I have been skeptical about both Bezos and Jobs throughout much of their careers. An online bookstore? An e-reader? I mean, come on! And how does Jobs waltz into a moderately successful market for MP3 players, decimating the competition, and taking over the record business in one fell swoop? By all rights the entire MP3 game should be dominated by Sony.

Both of these blokes are selling the sizzle. That’s the key. But as a consumer, you never know exactly how they’re doing it. Having TV commercials with a bunch of spastic cretins dancing around with their iPod earbuds in is one thing. But where exactly is the sizzle in what Bezos sells? It it just the convenience? Is it Website design? It’s the closest thing to a magic act that I’ve seen. Yet somehow it communicates directly to the herd mentality.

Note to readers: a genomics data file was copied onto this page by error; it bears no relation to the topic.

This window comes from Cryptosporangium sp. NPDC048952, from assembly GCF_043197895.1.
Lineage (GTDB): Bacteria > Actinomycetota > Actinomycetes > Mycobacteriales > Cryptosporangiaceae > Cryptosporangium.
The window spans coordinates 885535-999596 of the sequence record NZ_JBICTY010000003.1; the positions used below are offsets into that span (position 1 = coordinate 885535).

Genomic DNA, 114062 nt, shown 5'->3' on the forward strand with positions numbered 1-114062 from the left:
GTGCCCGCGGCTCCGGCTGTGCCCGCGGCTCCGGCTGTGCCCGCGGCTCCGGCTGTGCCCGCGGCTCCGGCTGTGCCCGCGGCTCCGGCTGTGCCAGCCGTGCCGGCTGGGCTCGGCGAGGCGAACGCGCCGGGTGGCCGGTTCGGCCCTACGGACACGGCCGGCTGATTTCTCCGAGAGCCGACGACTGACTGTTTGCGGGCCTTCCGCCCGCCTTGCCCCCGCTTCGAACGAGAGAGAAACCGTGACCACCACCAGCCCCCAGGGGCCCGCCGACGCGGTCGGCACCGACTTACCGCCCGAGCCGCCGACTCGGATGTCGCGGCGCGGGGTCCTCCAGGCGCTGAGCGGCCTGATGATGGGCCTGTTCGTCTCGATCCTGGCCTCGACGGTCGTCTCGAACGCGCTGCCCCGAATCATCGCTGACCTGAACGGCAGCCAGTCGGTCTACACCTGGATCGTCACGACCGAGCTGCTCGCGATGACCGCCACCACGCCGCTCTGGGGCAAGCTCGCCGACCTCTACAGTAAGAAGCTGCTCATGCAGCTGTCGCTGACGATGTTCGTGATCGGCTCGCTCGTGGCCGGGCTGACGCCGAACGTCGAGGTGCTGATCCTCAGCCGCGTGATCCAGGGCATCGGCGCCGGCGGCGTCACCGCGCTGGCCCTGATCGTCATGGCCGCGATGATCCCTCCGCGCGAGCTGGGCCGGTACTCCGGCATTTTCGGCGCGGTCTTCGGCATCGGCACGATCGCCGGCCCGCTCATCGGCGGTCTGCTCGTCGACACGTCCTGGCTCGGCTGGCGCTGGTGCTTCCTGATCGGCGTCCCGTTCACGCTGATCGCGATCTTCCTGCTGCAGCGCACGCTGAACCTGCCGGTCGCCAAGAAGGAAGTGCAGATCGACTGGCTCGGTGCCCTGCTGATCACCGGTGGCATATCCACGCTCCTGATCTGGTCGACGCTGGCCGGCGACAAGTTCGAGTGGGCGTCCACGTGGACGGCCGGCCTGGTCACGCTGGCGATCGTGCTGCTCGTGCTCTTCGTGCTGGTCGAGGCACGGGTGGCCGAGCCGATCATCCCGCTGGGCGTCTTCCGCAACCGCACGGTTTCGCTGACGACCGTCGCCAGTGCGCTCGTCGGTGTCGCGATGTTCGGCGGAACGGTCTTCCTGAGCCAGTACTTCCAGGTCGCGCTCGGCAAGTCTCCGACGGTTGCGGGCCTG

That’s the thing about magic tricks, you know the magician is tricking you somehow. You watch the trick over and over, but you can’t figure out how it works. This is the key to great marketing. The sizzle that Jobs talked about disappears within the trick itself. Presto, change-o. Now you see it, now you don’t.

In this day and age, it’s your money that’s doing the disappearing. So my wife is giving e-pods to her friends and getting me something from Amazon. Sigh. Happy holidays. In the meantime, I’ll continue to push for a January 15 Christmas.

‘Unfriend’ Selected as Word of the Year

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Just when I thought I had seen it all… It’s all about being sexy, right? Sexy in its own context, then I guess this is lexi-sexy and it has lex-appeal? WHAT’S WRONG WITH THE WORLD? 😛

‘Unfriend’ Selected as Word of the Year.